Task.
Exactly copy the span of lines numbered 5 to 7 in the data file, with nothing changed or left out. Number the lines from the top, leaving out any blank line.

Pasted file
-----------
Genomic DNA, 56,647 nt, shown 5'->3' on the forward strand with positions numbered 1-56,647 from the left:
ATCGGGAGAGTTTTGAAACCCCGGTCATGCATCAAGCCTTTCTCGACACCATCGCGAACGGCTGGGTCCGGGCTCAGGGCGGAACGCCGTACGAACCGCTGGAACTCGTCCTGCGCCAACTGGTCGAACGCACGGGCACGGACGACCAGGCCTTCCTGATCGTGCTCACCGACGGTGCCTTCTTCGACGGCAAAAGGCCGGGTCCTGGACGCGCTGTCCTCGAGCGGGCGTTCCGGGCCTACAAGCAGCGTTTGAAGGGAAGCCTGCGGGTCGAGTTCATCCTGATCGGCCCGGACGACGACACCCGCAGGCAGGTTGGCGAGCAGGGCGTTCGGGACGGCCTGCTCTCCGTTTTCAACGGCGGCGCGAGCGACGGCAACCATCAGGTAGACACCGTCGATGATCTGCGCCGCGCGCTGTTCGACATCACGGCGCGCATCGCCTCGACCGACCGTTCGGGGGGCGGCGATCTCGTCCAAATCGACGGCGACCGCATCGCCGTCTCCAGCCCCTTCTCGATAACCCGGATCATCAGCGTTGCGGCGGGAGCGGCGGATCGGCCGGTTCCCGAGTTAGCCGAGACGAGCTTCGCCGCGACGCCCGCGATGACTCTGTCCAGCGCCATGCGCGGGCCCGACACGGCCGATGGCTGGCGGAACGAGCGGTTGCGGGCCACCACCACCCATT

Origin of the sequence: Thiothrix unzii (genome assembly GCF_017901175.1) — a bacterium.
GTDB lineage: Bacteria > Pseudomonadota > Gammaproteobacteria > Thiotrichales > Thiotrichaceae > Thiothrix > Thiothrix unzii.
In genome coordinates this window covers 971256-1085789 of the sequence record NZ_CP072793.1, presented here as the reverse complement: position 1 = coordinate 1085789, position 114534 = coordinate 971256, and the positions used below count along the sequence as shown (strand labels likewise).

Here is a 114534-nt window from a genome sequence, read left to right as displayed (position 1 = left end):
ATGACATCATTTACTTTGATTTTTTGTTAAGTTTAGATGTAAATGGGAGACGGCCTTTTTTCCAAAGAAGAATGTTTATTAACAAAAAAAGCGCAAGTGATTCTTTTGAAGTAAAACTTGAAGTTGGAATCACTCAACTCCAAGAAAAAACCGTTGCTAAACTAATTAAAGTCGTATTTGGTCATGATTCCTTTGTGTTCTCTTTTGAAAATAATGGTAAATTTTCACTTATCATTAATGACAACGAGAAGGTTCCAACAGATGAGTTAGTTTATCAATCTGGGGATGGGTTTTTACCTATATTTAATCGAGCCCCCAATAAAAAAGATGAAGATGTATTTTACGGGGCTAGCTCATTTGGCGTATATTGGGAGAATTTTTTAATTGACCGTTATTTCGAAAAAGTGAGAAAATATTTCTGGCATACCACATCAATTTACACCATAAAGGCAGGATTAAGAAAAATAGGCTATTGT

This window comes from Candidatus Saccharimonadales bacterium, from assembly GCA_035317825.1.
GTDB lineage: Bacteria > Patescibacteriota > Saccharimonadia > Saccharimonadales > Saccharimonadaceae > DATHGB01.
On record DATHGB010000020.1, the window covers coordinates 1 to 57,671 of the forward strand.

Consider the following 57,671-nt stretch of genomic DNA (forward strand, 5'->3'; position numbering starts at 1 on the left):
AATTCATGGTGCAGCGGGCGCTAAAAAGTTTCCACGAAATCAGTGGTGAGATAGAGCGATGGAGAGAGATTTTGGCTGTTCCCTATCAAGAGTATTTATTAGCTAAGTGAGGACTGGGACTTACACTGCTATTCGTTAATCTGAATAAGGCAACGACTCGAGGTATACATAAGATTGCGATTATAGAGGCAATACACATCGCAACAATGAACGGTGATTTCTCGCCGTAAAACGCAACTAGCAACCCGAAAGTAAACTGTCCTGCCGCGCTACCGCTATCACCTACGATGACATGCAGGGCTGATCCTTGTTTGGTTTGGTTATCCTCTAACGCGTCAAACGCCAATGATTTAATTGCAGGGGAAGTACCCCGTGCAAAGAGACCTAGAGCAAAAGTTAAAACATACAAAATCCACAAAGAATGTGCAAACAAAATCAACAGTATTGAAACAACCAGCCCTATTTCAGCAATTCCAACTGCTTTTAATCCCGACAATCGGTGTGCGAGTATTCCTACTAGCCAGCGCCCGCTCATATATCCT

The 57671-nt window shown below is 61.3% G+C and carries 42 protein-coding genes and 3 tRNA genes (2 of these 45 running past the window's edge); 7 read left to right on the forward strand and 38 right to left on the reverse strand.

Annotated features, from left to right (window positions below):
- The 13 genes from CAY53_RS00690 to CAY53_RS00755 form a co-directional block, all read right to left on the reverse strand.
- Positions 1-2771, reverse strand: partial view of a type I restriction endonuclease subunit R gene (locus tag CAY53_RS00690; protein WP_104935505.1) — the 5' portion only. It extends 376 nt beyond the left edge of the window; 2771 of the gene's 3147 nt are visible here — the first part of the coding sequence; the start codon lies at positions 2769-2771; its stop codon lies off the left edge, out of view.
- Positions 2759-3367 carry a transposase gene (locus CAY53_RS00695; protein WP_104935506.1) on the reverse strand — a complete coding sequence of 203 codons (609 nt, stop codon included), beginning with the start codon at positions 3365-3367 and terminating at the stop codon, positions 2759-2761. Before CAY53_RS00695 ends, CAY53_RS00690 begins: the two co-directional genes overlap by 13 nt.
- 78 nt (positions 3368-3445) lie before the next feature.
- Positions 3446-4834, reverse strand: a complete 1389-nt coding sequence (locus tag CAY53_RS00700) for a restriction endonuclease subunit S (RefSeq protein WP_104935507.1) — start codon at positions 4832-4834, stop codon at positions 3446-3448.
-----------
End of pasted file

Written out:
In genome coordinates this window covers 971256-1085789 of the sequence record NZ_CP072793.1, presented here as the reverse complement: position 1 = coordinate 1085789, position 114534 = coordinate 971256, and the positions used below count along the sequence as shown (strand labels likewise).

Here is a 114534-nt window from a genome sequence, read left to right as displayed (position 1 = left end):
ATGACATCATTTACTTTGATTTTTTGTTAAGTTTAGATGTAAATGGGAGACGGCCTTTTTTCCAAAGAAGAATGTTTATTAACAAAAAAAGCGCAAGTGATTCTTTTGAAGTAAAACTTGAAGTTGGAATCACTCAACTCCAAGAAAAAACCGTTGCTAAACTAATTAAAGTCGTATTTGGTCATGATTCCTTTGTGTTCTCTTTTGAAAATAATGGTAAATTTTCACTTATCATTAATGACAACGAGAAGGTTCCAACAGATGAGTTAGTTTATCAATCTGGGGATGGGTTTTTACCTATATTTAATCGAGCCCCCAATAAAAAAGATGAAGATGTATTTTACGGGGCTAGCTCATTTGGCGTATATTGGGAGAATTTTTTAATTGACCGTTATTTCGAAAAAGTGAGAAAATATTTCTGGCATACCACATCAATTTACACCATAAAGGCAGGATTAAGAAAAATAGGCTATTGT